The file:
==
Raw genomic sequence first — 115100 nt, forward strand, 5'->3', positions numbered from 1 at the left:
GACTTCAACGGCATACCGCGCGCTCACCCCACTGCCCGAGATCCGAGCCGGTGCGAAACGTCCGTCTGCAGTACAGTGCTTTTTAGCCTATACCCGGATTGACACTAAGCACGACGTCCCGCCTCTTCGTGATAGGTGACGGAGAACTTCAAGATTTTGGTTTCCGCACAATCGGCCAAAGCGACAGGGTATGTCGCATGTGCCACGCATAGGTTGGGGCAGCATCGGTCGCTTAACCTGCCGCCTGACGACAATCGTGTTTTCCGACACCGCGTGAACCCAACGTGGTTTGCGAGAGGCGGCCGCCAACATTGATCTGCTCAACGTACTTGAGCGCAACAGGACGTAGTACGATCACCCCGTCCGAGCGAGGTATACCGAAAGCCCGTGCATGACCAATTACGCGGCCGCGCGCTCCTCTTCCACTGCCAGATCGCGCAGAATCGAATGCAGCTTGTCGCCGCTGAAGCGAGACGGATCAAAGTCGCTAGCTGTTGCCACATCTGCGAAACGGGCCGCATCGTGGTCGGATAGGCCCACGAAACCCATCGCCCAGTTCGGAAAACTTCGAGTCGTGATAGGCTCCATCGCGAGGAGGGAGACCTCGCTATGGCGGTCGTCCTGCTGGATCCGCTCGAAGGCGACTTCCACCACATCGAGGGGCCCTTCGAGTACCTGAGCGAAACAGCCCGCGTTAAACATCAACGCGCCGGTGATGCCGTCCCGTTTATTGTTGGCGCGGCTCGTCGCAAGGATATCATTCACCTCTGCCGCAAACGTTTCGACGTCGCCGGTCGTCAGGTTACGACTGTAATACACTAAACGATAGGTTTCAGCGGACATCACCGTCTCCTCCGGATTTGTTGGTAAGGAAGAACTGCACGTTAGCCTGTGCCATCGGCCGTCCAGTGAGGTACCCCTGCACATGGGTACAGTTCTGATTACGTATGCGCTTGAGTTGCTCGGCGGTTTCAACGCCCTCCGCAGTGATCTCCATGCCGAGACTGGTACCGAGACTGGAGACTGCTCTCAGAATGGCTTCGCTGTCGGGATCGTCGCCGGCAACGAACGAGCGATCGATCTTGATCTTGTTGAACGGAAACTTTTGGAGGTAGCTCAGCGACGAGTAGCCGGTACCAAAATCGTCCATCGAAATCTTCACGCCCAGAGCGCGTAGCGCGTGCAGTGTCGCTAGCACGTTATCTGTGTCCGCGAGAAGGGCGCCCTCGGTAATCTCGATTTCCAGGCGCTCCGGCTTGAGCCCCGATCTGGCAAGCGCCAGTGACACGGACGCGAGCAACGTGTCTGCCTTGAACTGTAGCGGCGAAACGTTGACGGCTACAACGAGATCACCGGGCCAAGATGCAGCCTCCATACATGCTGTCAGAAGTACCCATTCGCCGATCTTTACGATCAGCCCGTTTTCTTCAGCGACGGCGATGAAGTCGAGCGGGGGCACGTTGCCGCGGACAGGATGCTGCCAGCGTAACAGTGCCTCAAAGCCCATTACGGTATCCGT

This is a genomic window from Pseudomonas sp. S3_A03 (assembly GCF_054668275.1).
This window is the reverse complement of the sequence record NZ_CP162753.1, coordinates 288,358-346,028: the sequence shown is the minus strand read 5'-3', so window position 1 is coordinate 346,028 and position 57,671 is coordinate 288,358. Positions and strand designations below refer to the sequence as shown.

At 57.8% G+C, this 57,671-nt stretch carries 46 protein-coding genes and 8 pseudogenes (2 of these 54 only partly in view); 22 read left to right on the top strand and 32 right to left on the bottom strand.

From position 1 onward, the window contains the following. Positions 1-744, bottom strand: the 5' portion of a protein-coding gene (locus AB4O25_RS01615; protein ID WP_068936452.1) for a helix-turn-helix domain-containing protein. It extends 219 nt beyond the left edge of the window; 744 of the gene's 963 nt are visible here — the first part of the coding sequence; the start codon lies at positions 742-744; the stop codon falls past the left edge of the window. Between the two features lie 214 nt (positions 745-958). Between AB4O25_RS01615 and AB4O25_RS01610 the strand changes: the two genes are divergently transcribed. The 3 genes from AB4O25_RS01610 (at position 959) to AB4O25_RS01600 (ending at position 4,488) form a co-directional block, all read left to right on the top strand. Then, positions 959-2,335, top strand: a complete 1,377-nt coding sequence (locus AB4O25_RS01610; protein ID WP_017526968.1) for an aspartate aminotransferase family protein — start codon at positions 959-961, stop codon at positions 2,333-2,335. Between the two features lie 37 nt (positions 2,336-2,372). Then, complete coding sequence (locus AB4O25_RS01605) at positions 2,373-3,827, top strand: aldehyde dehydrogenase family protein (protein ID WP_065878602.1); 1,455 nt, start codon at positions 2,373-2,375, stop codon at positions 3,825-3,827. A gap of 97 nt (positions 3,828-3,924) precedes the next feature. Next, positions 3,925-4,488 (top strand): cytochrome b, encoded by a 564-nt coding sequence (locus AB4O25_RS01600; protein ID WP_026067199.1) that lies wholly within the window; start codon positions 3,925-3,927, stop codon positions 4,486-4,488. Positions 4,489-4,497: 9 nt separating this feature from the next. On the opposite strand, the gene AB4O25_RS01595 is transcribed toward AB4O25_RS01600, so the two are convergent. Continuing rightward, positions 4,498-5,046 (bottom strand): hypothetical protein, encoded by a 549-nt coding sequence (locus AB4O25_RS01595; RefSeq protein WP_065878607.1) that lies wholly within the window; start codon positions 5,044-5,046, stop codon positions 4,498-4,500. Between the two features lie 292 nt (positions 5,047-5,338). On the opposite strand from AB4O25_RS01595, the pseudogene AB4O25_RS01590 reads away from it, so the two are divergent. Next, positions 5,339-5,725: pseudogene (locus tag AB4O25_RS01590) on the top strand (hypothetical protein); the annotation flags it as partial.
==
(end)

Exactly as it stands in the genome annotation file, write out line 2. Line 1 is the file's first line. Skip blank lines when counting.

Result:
GACTTCAACGGCATACCGCGCGCTCACCCCACTGCCCGAGATCCGAGCCGGTGCGAAACGTCCGTCTGCAGTACAGTGCTTTTTAGCCTATACCCGGATTGACACTAAGCACGACGTCCCGCCTCTTCGTGATAGGTGACGGAGAACTTCAAGATTTTGGTTTCCGCACAATCGGCCAAAGCGACAGGGTATGTCGCATGTGCCACGCATAGGTTGGGGCAGCATCGGTCGCTTAACCTGCCGCCTGACGACAATCGTGTTTTCCGACACCGCGTGAACCCAACGTGGTTTGCGAGAGGCGGCCGCCAACATTGATCTGCTCAACGTACTTGAGCGCAACAGGACGTAGTACGATCACCCCGTCCGAGCGAGGTATACCGAAAGCCCGTGCATGACCAATTACGCGGCCGCGCGCTCCTCTTCCACTGCCAGATCGCGCAGAATCGAATGCAGCTTGTCGCCGCTGAAGCGAGACGGATCAAAGTCGCTAGCTGTTGCCACATCTGCGAAACGGGCCGCATCGTGGTCGGATAGGCCCACGAAACCCATCGCCCAGTTCGGAAAACTTCGAGTCGTGATAGGCTCCATCGCGAGGAGGGAGACCTCGCTATGGCGGTCGTCCTGCTGGATCCGCTCGAAGGCGACTTCCACCACATCGAGGGGCCCTTCGAGTACCTGAGCGAAACAGCCCGCGTTAAACATCAACGCGCCGGTGATGCCGTCCCGTTTATTGTTGGCGCGGCTCGTCGCAAGGATATCATTCACCTCTGCCGCAAACGTTTCGACGTCGCCGGTCGTCAGGTTACGACTGTAATACACTAAACGATAGGTTTCAGCGGACATCACCGTCTCCTCCGGATTTGTTGGTAAGGAAGAACTGCACGTTAGCCTGTGCCATCGGCCGTCCAGTGAGGTACCCCTGCACATGGGTACAGTTCTGATTACGTATGCGCTTGAGTTGCTCGGCGGTTTCAACGCCCTCCGCAGTGATCTCCATGCCGAGACTGGTACCGAGACTGGAGACTGCTCTCAGAATGGCTTCGCTGTCGGGATCGTCGCCGGCAACGAACGAGCGATCGATCTTGATCTTGTTGAACGGAAACTTTTGGAGGTAGCTCAGCGACGAGTAGCCGGTACCAAAATCGTCCATCGAAATCTTCACGCCCAGAGCGCGTAGCGCGTGCAGTGTCGCTAGCACGTTATCTGTGTCCGCGAGAAGGGCGCCCTCGGTAATCTCGATTTCCAGGCGCTCCGGCTTGAGCCCCGATCTGGCAAGCGCCAGTGACACGGACGCGAGCAACGTGTCTGCCTTGAACTGTAGCGGCGAAACGTTGACGGCTACAACGAGATCACCGGGCCAAGATGCAGCCTCCATACATGCTGTCAGAAGTACCCATTCGCCGATCTTTACGATCAGCCCGTTTTCTTCAGCGACGGCGATGAAGTCGAGCGGGGGCACGTTGCCGCGGACAGGATGCTGCCAGCGTAACAGTGCCTCAAAGCCCATTACGGTATCCGT